The opening film for this year’s image+nation hails from France and is directed by Christophe Honore (Les biens-aimes, Les Chansons d’Amour). It also screened earlier this year at Cannes in the Competition section. It is a love story between unlikely partners which also involves the AIDS virus. Back at a time during the early 90s in which the gay male community was losing large numbers due to AIDS, this story shows a different side of the illness. A side in which those afflicted with it, knowing what they were in for, were not willing to go through the physical struggles that were inevitable and so became consumed by fear and passivity.
We are in the year 1993 when struggling 35-year-old Paris writer Jacques (Pierre Deladonchamps – Stranger by the Lake, Une enfance), who is suffering from AIDS, has a chance meeting with twentysomething Breton student Arthur (Vincent Lacoste – Victoria, Asterix and Obelix: God Save Britannia). As unlikely it might seem, as the two men are both leavers rather than stayers, they embark on a romance. The summer is spent getting to know each other and spending time together. This though Jacques knows due to his illness that their time together will be limited.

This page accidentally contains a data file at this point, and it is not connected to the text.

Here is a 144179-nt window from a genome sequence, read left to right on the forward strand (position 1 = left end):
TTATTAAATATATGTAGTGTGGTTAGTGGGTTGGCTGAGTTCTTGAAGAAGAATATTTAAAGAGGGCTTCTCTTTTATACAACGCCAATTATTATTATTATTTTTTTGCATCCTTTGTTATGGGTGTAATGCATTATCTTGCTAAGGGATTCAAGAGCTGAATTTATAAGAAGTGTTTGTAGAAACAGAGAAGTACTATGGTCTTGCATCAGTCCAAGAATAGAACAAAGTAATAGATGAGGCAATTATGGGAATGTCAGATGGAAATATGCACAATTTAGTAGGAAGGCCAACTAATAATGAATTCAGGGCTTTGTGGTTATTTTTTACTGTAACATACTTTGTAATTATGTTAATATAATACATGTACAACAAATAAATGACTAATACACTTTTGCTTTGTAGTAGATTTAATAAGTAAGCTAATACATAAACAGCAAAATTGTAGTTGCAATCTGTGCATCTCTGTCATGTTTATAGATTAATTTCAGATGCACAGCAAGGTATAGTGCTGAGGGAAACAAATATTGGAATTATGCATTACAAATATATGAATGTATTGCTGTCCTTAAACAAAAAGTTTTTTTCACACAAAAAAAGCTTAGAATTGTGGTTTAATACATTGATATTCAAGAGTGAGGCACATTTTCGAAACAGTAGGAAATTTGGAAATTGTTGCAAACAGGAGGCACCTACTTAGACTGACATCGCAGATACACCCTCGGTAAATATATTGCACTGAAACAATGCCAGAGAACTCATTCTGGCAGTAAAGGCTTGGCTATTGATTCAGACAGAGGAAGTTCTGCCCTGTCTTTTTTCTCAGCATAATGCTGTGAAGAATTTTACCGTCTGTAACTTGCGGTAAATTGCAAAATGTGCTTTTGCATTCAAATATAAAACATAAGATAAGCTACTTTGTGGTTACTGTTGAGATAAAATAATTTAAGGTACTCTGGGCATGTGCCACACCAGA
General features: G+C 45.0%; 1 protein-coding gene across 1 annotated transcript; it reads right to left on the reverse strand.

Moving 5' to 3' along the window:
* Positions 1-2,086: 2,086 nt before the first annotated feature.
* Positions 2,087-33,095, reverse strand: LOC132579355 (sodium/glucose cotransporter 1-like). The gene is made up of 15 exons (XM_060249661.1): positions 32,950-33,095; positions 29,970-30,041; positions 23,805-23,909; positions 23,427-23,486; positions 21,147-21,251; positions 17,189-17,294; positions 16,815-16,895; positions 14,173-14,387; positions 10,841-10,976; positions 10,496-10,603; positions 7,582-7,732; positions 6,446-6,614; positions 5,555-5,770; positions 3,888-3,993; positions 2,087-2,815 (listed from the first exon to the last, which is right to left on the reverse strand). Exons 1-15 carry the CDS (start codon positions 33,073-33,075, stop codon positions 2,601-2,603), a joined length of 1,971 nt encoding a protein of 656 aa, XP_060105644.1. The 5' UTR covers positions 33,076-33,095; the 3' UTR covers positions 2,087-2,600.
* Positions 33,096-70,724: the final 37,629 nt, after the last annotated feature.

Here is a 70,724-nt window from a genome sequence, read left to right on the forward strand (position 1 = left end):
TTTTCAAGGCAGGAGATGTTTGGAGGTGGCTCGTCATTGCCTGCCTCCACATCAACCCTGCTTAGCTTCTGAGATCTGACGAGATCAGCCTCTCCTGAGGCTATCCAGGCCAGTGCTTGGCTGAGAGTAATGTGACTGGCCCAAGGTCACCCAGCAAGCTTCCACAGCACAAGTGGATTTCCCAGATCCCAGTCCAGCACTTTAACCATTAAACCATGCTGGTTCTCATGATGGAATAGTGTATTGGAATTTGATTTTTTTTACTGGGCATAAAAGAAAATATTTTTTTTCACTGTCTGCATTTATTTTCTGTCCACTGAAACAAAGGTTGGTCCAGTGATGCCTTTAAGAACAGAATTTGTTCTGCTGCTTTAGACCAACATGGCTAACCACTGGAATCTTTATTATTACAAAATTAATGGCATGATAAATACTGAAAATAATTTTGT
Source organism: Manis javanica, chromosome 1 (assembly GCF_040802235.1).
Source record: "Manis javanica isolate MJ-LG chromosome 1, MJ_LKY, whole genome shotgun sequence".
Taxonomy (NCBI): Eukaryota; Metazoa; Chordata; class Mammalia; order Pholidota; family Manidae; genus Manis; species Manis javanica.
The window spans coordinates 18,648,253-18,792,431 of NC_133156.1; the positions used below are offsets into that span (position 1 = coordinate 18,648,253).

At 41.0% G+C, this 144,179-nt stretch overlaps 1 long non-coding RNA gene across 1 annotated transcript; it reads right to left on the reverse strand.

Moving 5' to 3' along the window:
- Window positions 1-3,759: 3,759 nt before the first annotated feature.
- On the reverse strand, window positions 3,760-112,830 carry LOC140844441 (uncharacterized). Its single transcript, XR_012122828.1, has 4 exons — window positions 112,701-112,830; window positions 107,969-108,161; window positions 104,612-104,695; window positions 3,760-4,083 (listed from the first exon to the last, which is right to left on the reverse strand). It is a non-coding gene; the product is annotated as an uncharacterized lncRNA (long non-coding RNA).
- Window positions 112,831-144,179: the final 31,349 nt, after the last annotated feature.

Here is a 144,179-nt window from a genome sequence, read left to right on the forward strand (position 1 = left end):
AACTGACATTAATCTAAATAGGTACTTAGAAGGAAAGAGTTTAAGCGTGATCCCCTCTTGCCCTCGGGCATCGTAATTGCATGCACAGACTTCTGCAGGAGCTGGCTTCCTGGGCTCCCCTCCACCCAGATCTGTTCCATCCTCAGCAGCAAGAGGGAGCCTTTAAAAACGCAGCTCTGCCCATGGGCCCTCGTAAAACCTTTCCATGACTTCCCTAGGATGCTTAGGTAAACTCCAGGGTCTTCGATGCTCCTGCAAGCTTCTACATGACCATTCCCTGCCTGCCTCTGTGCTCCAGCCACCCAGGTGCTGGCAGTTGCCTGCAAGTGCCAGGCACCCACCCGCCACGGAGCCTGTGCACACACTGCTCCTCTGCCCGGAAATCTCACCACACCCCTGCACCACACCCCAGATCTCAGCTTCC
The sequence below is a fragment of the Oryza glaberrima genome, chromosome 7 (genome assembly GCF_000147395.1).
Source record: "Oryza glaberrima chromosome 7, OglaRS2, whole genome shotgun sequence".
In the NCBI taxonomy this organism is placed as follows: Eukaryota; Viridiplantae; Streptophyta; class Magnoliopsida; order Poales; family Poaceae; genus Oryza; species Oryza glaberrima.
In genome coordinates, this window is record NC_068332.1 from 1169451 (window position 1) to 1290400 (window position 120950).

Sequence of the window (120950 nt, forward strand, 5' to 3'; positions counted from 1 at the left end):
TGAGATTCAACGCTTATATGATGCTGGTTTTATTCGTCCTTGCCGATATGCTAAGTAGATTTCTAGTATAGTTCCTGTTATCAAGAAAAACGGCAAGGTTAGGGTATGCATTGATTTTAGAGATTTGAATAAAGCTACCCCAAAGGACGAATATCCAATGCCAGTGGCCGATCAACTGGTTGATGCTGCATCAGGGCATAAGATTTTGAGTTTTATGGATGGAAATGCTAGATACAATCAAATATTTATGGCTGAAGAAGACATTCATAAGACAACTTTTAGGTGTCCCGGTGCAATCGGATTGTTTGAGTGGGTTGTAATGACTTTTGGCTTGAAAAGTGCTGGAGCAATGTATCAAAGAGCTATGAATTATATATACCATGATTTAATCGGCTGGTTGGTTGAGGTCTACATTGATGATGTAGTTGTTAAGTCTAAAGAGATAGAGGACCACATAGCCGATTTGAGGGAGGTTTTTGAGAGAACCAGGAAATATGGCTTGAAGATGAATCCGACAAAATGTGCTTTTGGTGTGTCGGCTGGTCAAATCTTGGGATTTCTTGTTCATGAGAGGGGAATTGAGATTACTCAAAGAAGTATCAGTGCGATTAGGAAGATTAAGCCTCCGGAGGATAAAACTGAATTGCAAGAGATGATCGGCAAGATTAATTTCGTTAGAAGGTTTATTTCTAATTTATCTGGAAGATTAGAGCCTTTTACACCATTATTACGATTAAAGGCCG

As opposed to most romance films you will see this year this one has none of the usual tropes of the genre. First it is told in a non-linear kind of way. Second, due to Jacques’ illness this is not going to end well, the handling of inevitable tragedy is not allowed to overshadow the lighter moments. We are allowed to enjoy the two very different men of different generations fall in love. Third, the love affair is not the only part of the story that gets screen time. We also get to see Jacques’ relationships with other men like friend Mathieu (Denis Podalydes – Cache, The DaVinci Code) and former lover Marco (Thomas Gonzalez – first film) and his son Louis (Tristan Farge – Les Malheurs de Sophie). Lastly, it shows love in all its glory and awkwardness. We see how beautiful it can be as well as how clumsy. Not all of the love scenes are “perfect”. Rather some of them are awful, unsatisfying and bumbling.
The gay male love story is told in a witty, humourous, dialogue heavy, and heartbreaking way. Director Chrisophe Honore demonstrates that he has a knack for telling a unique style of story. He has taken the love story and managed to give us something honest and modern feeling. At times it feels so personal, relevatory or intimate that you find yourself wondering if it is in anyway autobiographical on the part of the director/screenwriter Honore.
It is also a quintessentially French film. Tons of smoking. Tons! Rarely does a character, especially our two leads, not have one burning between their fingers. That along with its very verbal and intelligent nature makes its origins unmistakeable. There is something about films made in France. They just seem to be able to portray the human condition whether it be humour, drama or romance in a more adept way than others do.